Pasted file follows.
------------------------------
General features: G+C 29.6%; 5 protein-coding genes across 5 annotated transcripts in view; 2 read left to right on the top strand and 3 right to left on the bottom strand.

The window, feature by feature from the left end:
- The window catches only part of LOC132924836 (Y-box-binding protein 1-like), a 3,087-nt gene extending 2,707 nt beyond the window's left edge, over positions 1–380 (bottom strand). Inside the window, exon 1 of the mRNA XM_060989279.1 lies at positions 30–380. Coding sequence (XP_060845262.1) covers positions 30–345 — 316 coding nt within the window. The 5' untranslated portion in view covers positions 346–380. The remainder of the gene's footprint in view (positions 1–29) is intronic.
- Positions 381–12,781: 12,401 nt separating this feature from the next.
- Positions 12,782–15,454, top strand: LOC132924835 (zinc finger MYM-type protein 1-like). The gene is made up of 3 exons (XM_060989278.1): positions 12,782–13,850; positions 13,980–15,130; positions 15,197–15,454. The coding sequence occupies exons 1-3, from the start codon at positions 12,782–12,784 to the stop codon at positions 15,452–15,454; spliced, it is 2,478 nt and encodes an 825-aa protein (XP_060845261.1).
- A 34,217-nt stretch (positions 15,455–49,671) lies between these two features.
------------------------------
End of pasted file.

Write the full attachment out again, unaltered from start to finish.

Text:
General features: G+C 29.6%; 5 protein-coding genes across 5 annotated transcripts in view; 2 read left to right on the top strand and 3 right to left on the bottom strand.

The window, feature by feature from the left end:
- The window catches only part of LOC132924836 (Y-box-binding protein 1-like), a 3,087-nt gene extending 2,707 nt beyond the window's left edge, over positions 1–380 (bottom strand). Inside the window, exon 1 of the mRNA XM_060989279.1 lies at positions 30–380. Coding sequence (XP_060845262.1) covers positions 30–345 — 316 coding nt within the window. The 5' untranslated portion in view covers positions 346–380. The remainder of the gene's footprint in view (positions 1–29) is intronic.
- Positions 381–12,781: 12,401 nt separating this feature from the next.
- Positions 12,782–15,454, top strand: LOC132924835 (zinc finger MYM-type protein 1-like). The gene is made up of 3 exons (XM_060989278.1): positions 12,782–13,850; positions 13,980–15,130; positions 15,197–15,454. The coding sequence occupies exons 1-3, from the start codon at positions 12,782–12,784 to the stop codon at positions 15,452–15,454; spliced, it is 2,478 nt and encodes an 825-aa protein (XP_060845261.1).
- A 34,217-nt stretch (positions 15,455–49,671) lies between these two features.